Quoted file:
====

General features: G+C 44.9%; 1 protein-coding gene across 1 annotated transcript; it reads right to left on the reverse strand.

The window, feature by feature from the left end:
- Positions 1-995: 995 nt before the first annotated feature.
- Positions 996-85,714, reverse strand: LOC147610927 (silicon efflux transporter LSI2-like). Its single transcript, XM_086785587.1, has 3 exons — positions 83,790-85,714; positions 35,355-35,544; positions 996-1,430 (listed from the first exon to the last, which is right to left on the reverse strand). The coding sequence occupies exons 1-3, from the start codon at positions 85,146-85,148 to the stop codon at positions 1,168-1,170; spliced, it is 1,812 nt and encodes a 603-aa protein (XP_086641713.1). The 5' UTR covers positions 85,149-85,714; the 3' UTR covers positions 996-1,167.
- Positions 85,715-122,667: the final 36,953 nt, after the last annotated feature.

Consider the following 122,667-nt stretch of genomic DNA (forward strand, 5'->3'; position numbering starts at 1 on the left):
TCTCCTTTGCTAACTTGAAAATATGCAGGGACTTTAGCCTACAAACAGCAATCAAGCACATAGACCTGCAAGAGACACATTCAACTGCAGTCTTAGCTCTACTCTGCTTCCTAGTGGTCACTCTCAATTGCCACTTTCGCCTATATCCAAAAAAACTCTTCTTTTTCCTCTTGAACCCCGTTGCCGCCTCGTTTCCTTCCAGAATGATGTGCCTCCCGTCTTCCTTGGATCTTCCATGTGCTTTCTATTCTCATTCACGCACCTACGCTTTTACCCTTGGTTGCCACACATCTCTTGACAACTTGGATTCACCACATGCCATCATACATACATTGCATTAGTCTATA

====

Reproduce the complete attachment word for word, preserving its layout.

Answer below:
General features: G+C 44.9%; 1 protein-coding gene across 1 annotated transcript; it reads right to left on the reverse strand.

The window, feature by feature from the left end:
- Positions 1-995: 995 nt before the first annotated feature.
- Positions 996-85,714, reverse strand: LOC147610927 (silicon efflux transporter LSI2-like). Its single transcript, XM_086785587.1, has 3 exons — positions 83,790-85,714; positions 35,355-35,544; positions 996-1,430 (listed from the first exon to the last, which is right to left on the reverse strand). The coding sequence occupies exons 1-3, from the start codon at positions 85,146-85,148 to the stop codon at positions 1,168-1,170; spliced, it is 1,812 nt and encodes a 603-aa protein (XP_086641713.1). The 5' UTR covers positions 85,149-85,714; the 3' UTR covers positions 996-1,167.
- Positions 85,715-122,667: the final 36,953 nt, after the last annotated feature.

Consider the following 122,667-nt stretch of genomic DNA (forward strand, 5'->3'; position numbering starts at 1 on the left):
TCTCCTTTGCTAACTTGAAAATATGCAGGGACTTTAGCCTACAAACAGCAATCAAGCACATAGACCTGCAAGAGACACATTCAACTGCAGTCTTAGCTCTACTCTGCTTCCTAGTGGTCACTCTCAATTGCCACTTTCGCCTATATCCAAAAAAACTCTTCTTTTTCCTCTTGAACCCCGTTGCCGCCTCGTTTCCTTCCAGAATGATGTGCCTCCCGTCTTCCTTGGATCTTCCATGTGCTTTCTATTCTCATTCACGCACCTACGCTTTTACCCTTGGTTGCCACACATCTCTTGACAACTTGGATTCACCACATGCCATCATACATACATTGCATTAGTCTATA